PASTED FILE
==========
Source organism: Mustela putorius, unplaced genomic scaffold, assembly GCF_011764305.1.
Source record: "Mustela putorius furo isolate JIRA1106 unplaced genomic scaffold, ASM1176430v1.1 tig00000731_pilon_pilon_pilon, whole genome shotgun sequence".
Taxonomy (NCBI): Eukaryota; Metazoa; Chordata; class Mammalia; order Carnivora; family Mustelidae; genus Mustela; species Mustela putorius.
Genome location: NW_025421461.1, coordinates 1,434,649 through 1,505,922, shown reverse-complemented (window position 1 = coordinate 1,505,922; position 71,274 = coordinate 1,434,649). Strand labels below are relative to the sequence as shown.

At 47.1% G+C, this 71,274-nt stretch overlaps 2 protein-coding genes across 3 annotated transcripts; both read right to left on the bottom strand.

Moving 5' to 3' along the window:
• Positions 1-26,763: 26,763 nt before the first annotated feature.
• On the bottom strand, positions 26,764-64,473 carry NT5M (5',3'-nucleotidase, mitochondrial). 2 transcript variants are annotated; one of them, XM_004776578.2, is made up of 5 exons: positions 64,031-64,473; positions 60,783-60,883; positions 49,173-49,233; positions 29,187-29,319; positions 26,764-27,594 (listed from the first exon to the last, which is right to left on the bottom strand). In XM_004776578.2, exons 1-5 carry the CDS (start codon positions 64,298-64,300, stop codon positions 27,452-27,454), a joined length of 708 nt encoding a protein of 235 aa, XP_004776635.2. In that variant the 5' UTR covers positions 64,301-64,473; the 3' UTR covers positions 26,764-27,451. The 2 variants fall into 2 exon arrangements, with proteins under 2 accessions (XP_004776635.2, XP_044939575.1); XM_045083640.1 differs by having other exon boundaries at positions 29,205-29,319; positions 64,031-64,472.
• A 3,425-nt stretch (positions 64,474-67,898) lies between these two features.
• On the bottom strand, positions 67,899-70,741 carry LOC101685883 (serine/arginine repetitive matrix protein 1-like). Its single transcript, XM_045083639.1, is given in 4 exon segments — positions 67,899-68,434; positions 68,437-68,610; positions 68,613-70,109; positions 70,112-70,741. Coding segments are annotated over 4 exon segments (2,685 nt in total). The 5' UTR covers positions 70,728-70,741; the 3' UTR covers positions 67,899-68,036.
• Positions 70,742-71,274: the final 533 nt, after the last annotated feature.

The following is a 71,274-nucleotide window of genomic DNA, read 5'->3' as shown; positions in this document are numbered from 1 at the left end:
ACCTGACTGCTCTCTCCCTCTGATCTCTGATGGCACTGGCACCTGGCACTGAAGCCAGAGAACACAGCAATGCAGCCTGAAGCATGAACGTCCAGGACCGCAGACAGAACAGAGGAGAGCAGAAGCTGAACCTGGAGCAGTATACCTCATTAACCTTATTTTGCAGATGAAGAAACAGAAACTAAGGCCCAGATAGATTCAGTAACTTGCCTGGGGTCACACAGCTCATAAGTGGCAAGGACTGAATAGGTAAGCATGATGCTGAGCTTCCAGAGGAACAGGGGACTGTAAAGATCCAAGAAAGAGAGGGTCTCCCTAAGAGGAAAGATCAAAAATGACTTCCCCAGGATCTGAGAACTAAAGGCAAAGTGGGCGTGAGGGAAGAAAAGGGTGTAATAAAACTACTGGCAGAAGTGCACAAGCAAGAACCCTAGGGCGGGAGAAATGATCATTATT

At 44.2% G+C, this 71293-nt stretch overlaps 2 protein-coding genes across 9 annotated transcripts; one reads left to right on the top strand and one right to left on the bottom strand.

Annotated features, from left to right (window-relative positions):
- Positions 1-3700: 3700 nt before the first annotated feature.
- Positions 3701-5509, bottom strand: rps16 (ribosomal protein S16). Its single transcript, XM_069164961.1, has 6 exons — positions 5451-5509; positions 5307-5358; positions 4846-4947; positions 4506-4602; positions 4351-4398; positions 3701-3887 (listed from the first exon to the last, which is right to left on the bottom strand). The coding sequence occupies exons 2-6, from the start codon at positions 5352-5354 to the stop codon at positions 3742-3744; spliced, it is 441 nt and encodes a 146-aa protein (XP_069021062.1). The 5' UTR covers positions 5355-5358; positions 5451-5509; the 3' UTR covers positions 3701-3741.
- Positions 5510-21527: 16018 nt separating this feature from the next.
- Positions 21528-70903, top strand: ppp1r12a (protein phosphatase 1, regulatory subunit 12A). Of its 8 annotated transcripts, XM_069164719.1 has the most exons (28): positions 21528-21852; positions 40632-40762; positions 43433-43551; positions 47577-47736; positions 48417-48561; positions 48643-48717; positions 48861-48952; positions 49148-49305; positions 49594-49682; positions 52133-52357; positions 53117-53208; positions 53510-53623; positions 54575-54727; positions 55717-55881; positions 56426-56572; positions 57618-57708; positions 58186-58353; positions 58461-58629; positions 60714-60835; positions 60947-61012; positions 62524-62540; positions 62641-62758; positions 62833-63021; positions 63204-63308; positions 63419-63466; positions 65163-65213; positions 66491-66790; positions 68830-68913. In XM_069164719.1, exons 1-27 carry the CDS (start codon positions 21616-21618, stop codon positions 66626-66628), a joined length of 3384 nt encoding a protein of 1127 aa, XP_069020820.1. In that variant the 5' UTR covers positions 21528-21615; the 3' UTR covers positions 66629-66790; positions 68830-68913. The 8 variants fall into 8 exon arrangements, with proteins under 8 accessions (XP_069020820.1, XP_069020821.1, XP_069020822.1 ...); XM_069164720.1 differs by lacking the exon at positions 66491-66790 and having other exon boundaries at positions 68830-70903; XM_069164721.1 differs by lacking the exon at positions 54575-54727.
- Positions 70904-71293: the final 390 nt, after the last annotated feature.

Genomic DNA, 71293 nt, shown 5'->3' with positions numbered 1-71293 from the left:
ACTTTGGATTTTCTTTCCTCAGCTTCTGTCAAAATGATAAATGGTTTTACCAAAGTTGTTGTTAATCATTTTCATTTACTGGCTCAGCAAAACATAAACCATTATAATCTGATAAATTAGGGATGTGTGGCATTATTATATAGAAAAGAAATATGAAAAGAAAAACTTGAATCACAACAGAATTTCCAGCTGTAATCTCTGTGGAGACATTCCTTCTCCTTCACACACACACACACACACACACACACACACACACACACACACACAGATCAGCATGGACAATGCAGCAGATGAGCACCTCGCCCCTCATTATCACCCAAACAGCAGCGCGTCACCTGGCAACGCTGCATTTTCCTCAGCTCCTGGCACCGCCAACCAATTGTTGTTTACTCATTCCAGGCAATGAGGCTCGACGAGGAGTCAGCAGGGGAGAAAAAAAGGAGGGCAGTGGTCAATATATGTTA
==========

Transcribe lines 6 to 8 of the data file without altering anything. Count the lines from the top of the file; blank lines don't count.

Moving 5' to 3' along the window:
• Positions 1-26,763: 26,763 nt before the first annotated feature.
• On the bottom strand, positions 26,764-64,473 carry NT5M (5',3'-nucleotidase, mitochondrial). 2 transcript variants are annotated; one of them, XM_004776578.2, is made up of 5 exons: positions 64,031-64,473; positions 60,783-60,883; positions 49,173-49,233; positions 29,187-29,319; positions 26,764-27,594 (listed from the first exon to the last, which is right to left on the bottom strand). In XM_004776578.2, exons 1-5 carry the CDS (start codon positions 64,298-64,300, stop codon positions 27,452-27,454), a joined length of 708 nt encoding a protein of 235 aa, XP_004776635.2. In that variant the 5' UTR covers positions 64,301-64,473; the 3' UTR covers positions 26,764-27,451. The 2 variants fall into 2 exon arrangements, with proteins under 2 accessions (XP_004776635.2, XP_044939575.1); XM_045083640.1 differs by having other exon boundaries at positions 29,205-29,319; positions 64,031-64,472.